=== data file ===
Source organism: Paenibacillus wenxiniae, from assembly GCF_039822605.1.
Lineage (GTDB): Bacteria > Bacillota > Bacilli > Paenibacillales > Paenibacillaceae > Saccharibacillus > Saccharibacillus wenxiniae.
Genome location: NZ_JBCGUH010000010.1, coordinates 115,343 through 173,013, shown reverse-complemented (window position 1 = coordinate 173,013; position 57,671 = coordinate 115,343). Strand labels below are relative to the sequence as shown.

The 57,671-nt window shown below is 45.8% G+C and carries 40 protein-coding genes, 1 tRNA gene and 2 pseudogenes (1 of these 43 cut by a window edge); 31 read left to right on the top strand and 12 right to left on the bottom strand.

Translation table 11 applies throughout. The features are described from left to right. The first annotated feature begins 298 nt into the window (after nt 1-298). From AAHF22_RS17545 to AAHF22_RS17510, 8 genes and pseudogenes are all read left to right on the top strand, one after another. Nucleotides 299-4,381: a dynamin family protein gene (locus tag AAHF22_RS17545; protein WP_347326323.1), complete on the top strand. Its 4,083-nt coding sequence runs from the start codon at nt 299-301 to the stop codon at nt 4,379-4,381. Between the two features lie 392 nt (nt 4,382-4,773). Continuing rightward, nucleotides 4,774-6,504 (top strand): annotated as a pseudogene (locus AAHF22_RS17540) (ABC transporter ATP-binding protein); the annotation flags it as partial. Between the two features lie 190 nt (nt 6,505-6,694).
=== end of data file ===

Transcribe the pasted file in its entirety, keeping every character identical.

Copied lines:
Source organism: Paenibacillus wenxiniae, from assembly GCF_039822605.1.
Lineage (GTDB): Bacteria > Bacillota > Bacilli > Paenibacillales > Paenibacillaceae > Saccharibacillus > Saccharibacillus wenxiniae.
Genome location: NZ_JBCGUH010000010.1, coordinates 115,343 through 173,013, shown reverse-complemented (window position 1 = coordinate 173,013; position 57,671 = coordinate 115,343). Strand labels below are relative to the sequence as shown.

The 57,671-nt window shown below is 45.8% G+C and carries 40 protein-coding genes, 1 tRNA gene and 2 pseudogenes (1 of these 43 cut by a window edge); 31 read left to right on the top strand and 12 right to left on the bottom strand.

Translation table 11 applies throughout. The features are described from left to right. The first annotated feature begins 298 nt into the window (after nt 1-298). From AAHF22_RS17545 to AAHF22_RS17510, 8 genes and pseudogenes are all read left to right on the top strand, one after another. Nucleotides 299-4,381: a dynamin family protein gene (locus tag AAHF22_RS17545; protein WP_347326323.1), complete on the top strand. Its 4,083-nt coding sequence runs from the start codon at nt 299-301 to the stop codon at nt 4,379-4,381. Between the two features lie 392 nt (nt 4,382-4,773). Continuing rightward, nucleotides 4,774-6,504 (top strand): annotated as a pseudogene (locus AAHF22_RS17540) (ABC transporter ATP-binding protein); the annotation flags it as partial. Between the two features lie 190 nt (nt 6,505-6,694).